Earlier this week I was talking with my new "Mr. Right" (who will eventually get his own post if things get serious but right now everything is still a mystery to me) and he asked me what I was doing this weekend while he's out of town. I went through all my weekend plans and then ended it with "Sunday afternoon, I meet with the Delta Zeta Executive Board because school starts on Monday." He then made a casual comment about how he doesn't understand how I can like all that drama and he thinks I still want to be in college.
Ummm... excuse me. Did he just insult me and attack something that means so much to. I'm sure you can imagine that this did not sit well with me at all. In my nicest, most non-angry defensive (and not wanting to scare him off) voice , I tried to explain to him why I volunteer as an advisor for the chapter. I'm pretty sure everything just went in one ear and out the other though because let's be real. He's a guy. And he just doesn't get it. He wasn't in the Greek system during college but he did go to A&M so that's sort of similar (I'd think). And again, he's a guy.
Then I got to thinking. Maybe he didn't get it or that the impression that he's gotten from it all is because I'm not doing a good enough job of explaining it to him. People have so many misconceptions about sororities. I hear it quite often and even some of my close friends question why I do what I do occasionally.
And I started thinking about why I do what I do. Why I spend countless hours working on things for a chapter that I'm not even in anymore. And I found it really hard to put into words why I do what I do. I am a firm believer that God sets the paths for you. And this is just one path that, at times, has been a struggle but I couldn't imagine my life right now without the sorority in it.
So to clear up some misconceptions.
No, I do not want to be in college anymore. I was in some sort of post-secondary schooling for 8 years. I think that's enough for me right now.
No, I do not like all the drama. Although I secretly chuckle at the things the 18-22 year female thinks is a "big deal." But then I remember that just a few years ago (ok, well maybe 12 years ago), I was in their place and things that just seem insignificant now were a huge deal to me.
I do what I do because I like it. I committed to it and I don't back out of my commitments, even when things get rough. I like helping the girls. I love working with the chapter that gave me so much in the 2 1/2 years I was part of it. I know that I am the person I am today because of being in a sorority. I have grown and learned so much and it is because the chapter pushed me out of my introverted bubble.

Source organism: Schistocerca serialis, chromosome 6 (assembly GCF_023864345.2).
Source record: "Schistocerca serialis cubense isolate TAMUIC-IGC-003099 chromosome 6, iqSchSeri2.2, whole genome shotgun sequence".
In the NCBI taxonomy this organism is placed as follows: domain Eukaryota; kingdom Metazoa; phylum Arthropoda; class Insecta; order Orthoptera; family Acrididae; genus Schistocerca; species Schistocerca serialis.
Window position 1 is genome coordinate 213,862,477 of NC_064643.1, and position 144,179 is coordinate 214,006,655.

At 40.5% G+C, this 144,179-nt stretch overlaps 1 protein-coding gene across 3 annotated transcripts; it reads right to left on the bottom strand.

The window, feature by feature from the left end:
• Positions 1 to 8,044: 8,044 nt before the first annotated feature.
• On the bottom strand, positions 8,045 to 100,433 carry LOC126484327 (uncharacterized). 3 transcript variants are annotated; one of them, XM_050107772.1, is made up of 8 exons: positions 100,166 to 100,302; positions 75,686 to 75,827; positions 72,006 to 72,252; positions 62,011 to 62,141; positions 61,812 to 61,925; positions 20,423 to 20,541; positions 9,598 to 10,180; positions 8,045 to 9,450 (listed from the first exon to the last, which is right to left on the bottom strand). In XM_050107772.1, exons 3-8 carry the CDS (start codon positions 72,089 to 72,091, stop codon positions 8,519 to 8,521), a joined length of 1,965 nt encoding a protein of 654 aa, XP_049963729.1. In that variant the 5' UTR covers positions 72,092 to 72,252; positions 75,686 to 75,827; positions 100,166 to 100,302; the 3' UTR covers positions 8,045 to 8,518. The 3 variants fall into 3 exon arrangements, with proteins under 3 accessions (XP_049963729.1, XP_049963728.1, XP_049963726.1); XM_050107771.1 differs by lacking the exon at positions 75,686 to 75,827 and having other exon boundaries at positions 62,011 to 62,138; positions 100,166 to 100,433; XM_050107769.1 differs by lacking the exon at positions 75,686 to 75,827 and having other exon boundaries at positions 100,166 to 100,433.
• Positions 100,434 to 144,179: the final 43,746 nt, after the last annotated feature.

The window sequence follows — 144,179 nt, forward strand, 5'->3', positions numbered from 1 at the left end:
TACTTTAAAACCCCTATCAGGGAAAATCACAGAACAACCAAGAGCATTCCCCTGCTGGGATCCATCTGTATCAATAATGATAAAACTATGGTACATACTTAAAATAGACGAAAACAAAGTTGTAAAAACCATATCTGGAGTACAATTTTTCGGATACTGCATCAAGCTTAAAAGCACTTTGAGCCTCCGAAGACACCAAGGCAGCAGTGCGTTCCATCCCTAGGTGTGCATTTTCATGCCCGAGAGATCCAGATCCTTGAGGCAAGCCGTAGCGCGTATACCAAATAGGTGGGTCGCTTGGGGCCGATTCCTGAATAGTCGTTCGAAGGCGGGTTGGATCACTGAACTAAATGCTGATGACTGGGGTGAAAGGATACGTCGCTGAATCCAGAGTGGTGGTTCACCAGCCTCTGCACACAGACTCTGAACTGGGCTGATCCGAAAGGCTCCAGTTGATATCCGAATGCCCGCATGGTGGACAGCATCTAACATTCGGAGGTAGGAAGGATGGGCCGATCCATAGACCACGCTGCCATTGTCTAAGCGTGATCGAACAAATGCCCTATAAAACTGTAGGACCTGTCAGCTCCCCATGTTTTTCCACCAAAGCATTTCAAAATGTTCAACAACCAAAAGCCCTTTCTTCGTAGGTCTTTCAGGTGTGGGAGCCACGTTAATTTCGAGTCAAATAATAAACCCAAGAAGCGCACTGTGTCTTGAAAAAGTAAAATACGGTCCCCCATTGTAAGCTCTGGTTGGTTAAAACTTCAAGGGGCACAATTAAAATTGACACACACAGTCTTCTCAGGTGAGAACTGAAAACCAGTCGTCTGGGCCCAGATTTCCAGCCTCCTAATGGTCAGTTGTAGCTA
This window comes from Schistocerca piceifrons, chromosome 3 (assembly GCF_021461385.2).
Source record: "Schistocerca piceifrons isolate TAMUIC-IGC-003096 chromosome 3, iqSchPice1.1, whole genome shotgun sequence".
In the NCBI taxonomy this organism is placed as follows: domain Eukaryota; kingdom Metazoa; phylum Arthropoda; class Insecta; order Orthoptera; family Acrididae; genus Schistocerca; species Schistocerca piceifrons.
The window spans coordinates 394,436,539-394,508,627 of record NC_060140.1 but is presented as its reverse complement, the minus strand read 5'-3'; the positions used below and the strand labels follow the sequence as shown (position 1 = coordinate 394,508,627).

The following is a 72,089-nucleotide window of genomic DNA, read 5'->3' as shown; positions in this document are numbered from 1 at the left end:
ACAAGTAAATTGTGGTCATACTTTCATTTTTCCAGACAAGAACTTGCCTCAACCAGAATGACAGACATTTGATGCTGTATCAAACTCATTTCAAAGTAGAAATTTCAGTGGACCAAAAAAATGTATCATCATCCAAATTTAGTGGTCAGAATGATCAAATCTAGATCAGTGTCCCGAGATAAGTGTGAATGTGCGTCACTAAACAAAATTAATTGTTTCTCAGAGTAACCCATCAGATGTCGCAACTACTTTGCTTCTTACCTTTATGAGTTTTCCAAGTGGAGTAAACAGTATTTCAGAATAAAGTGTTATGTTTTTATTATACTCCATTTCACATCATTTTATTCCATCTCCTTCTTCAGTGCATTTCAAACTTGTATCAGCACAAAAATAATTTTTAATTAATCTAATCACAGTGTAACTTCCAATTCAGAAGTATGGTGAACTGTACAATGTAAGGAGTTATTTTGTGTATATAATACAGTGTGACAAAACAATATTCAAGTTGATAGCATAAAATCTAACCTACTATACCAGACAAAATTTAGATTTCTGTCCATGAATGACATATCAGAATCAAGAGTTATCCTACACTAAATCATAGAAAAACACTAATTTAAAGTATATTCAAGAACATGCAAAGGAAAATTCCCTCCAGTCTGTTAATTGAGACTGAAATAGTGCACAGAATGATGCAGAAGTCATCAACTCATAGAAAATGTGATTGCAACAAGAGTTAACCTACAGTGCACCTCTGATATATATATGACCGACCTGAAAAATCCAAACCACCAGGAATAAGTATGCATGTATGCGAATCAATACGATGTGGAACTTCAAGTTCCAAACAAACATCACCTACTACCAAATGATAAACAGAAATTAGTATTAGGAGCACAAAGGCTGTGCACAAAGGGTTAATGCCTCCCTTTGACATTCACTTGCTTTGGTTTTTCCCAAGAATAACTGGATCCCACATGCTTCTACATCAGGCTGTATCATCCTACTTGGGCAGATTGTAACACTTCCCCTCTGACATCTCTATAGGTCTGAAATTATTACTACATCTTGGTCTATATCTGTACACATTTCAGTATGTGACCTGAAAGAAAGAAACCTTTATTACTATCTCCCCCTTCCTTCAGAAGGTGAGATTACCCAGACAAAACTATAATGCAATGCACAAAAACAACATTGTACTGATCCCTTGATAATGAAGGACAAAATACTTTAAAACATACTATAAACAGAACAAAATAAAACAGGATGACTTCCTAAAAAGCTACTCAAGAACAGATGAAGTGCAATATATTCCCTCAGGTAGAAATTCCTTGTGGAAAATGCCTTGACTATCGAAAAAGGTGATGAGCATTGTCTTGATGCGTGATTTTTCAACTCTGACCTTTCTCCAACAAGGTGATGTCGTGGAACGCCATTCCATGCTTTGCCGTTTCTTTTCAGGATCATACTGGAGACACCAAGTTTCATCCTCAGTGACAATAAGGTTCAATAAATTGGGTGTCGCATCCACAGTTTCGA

I like spending Sunday and Monday nights with 60 college women- I keeps me young. It makes me proud when I see them graduate and go off and find jobs and become leaders in the community and I know that part of that was because of the experiences they have had in the chapter.
I also like that I still have friends that were in the chapter with me. Yesterday, when I had my minor meltdown, the first person I reached out to was one of my sorority sisters because I knew she would just get me and I knew she would know how to explain things in terms that I could relate to. While being an advisor means giving up a lot of myself and my time, I also get so much from it. And I wish people could understand that.
One of the girls recently posted this blog post on our chapter facebook page. Even though the author is a 20-something, she really hits the nail when it comes to so many of the misconceptions that people have about sororities.
I really like this quote of hers-
The real sorority woman is your average woman- complete with flaws, embarrassing stories, and aspirations for her future.
I think that about sums me up. Everyone has to find their "thing" that makes them who they are, gives them pleasure, and keeps them busy. And right now, this is it for me. Will it be my "thing" in 5 years? Who knows! But for now, I'll take it. So when someone says that they are in a sorority (or any group out there that gets a bad rap), know that they have their reasons. And while you may not agree with them, be respectful of it.
And now, to get the new "Mr. Right" to understand this... That may be a work in progress.